First Ride: 2013 BMW F800GT review

The GT barges the F800ST out of BMW's range. It packs more power and promises greater touring potential but what's it really like on typical UK roads?

WHENEVER I think of motorcycle touring, the images that spring to mind are glorious vistas of winding roads through beautiful scenery, brilliant sunshine and not a copper with a radar gun to be seen anywhere.

Often, the reality is dawdling down a country lane with half an idea that it could be a good road were you not stuck behind a queue of cars that are pressed up behind a slow-moving tractor. And to top it all off, it's probably hammering it down with rain and your boots aren't quite as waterproof as you thought they were.

The reality is never quite as glamorous as motorcycling publications would have you believe. Sorry about that.

So as we made our way to the Suffolk coast on BMW's new F800GT, in drizzling rain, stuck behind all manner of slow-moving vehicles, dodging gravel, farmer's mud and making the already poor visibility worse every time I tried to wipe clean my dark visor - it dawned on me that despite lacking pretty much everything I've been conditioned to believe I need to enjoy touring, I was loving every second on BMW's new GT.

The F800GT supersedes the F800ST. The suits-any-chassis 798cc parallel-twin engine has had its fuelling tweaked and it now produces 90bhp, 5bhp more than before. The belt drive can deal with the extra horses. The rest of the changes are simple; to make an ST a GT, you just have to beef up the touring potential. The GT features a fuller, wider fairing, higher handlebars with footpegs set further forward. It can now carry 11kg more load and has a 50mm longer swingarm to improve stability. Suspension stroke has been shorted by 15mm to 125mm to take the edge off any unwanted wallowing. Tom Cruise would approve of the seat, which now sits at 800mm - it was 840mm on the ST and there's a 765mm option for even shorter riders.

All F800GTs come with ABS which you can't switch off. Big Brother is watching you and he's saying: "You're too old to live fast, die young and leave a good-looking corpse. So I'm going to make sure you make it to that nursing home one day."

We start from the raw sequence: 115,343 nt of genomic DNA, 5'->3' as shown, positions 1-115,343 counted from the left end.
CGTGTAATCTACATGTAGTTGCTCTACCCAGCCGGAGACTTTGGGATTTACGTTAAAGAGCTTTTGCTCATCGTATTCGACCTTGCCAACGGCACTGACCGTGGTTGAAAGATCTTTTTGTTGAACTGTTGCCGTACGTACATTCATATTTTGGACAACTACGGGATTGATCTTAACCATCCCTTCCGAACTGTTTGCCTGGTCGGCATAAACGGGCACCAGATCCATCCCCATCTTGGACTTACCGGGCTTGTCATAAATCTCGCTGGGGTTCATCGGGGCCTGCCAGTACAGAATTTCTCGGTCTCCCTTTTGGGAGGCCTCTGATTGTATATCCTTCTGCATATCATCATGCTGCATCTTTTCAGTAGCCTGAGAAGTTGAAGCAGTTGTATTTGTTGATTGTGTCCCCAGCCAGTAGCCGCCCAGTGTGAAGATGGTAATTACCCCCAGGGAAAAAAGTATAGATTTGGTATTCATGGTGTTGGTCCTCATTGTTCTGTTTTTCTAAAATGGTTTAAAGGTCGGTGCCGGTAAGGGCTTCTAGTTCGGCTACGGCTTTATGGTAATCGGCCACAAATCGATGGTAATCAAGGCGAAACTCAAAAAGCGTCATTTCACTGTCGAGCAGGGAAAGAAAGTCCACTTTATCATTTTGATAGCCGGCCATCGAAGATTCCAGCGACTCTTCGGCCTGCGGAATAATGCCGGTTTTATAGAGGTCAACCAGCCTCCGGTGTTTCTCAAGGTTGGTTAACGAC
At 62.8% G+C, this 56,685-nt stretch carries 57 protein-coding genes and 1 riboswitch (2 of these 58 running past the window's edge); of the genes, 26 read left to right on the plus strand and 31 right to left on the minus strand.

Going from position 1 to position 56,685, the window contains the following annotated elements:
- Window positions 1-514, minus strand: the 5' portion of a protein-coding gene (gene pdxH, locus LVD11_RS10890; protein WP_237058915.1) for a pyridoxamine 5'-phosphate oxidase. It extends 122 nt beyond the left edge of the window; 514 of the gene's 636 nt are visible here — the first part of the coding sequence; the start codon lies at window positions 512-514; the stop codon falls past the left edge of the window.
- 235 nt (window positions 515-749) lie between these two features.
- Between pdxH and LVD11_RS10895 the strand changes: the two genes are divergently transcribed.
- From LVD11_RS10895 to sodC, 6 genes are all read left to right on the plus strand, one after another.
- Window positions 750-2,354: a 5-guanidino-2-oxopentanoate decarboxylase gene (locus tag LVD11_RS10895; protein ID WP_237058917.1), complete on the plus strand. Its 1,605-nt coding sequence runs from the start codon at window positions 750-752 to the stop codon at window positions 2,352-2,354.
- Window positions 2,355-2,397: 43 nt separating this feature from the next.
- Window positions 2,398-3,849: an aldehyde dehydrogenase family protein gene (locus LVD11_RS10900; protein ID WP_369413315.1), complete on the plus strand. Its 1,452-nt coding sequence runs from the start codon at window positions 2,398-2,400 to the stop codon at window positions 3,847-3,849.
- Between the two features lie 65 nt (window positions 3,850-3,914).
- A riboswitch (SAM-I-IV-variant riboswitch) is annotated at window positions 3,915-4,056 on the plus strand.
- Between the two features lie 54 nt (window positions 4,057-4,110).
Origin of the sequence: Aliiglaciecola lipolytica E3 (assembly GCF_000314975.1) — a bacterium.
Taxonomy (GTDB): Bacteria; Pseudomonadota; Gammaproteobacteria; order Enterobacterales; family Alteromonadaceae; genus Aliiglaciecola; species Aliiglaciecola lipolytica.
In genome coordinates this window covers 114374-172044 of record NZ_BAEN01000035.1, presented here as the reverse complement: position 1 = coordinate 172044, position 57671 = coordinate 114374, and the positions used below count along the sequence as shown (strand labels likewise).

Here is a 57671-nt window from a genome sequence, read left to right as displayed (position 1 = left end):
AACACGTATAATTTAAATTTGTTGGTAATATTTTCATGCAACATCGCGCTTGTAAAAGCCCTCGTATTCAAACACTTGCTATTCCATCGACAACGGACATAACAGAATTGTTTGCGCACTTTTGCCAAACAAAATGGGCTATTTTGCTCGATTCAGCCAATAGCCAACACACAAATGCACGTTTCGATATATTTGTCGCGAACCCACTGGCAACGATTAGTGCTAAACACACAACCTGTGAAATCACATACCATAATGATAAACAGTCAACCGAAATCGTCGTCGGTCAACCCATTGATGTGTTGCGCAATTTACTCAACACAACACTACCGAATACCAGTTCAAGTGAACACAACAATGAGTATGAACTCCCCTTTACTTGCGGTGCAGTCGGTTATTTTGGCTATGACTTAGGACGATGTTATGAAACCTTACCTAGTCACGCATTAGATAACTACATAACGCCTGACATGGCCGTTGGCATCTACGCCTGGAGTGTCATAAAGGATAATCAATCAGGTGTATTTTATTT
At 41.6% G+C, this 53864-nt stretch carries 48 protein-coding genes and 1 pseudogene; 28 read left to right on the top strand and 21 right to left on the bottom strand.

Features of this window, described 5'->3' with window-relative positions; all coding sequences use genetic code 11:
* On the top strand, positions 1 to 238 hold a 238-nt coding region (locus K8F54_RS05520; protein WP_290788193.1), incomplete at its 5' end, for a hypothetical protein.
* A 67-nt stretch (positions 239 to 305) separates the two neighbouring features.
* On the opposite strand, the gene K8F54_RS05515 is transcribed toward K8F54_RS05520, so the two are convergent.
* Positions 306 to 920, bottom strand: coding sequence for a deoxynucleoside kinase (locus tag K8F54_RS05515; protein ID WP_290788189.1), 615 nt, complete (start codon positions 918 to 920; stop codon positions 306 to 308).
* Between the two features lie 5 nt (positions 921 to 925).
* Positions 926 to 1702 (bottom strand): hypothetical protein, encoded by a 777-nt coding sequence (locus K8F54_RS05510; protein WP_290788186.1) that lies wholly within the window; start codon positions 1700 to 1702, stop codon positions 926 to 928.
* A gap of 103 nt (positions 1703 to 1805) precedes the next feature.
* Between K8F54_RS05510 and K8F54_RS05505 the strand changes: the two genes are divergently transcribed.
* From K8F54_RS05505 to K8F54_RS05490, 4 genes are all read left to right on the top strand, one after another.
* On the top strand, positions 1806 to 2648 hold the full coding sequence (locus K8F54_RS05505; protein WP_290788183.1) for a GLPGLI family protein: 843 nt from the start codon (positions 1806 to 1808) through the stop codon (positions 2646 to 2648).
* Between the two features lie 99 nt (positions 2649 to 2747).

Our models had the aftermarket parts catalogue thrown at them and we'll talk about what that involves later but the two options worth caring about are ASC; BMW's Automatic Stability Control and good-old heated grips.

The engine, despite an increase in power, won't put hairs on your chest but it has got a great character. Two great characters in fact. It has plenty of low down grunt and isn't sluggish to fire off the line but keep the throttle wound open and feed in the gears and you'll find yourself revving it right out. It may not be the most powerful motor out there but it's plenty willing. It has an addictive note too, it's gruff and raw low down and has a similar sound to a Lotus Sunbeam hillclimb car I drove years ago. Now that's not something you'd associate with a sensible touring motorcycle.

Then there's its other character, it plods along in top gear quite happily at almost any revs. Get the needle over 2,000 and the obedient and well-mannered parallel twin will chomp away at the petrol you throw at it. Perhaps the word chomp makes it sound like the GT is thirsty but far from it. On a 220-mile round-trip that combined towns, fast A-roads taken slowly and fast A-roads taken fastly, the F800GT returned 59mpg.

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At times I felt like I was being overly aggressive with the GT, riding it the way it was never designed for, by braking too late and hard into roundabouts, being ham-fisted on the gas to entice the traction control to show its hand and trying to clutch up wheelies but the GT, like a trusting, loyal but slightly dopey dog, didn't question any of this, it just got on with it. Man's best friend?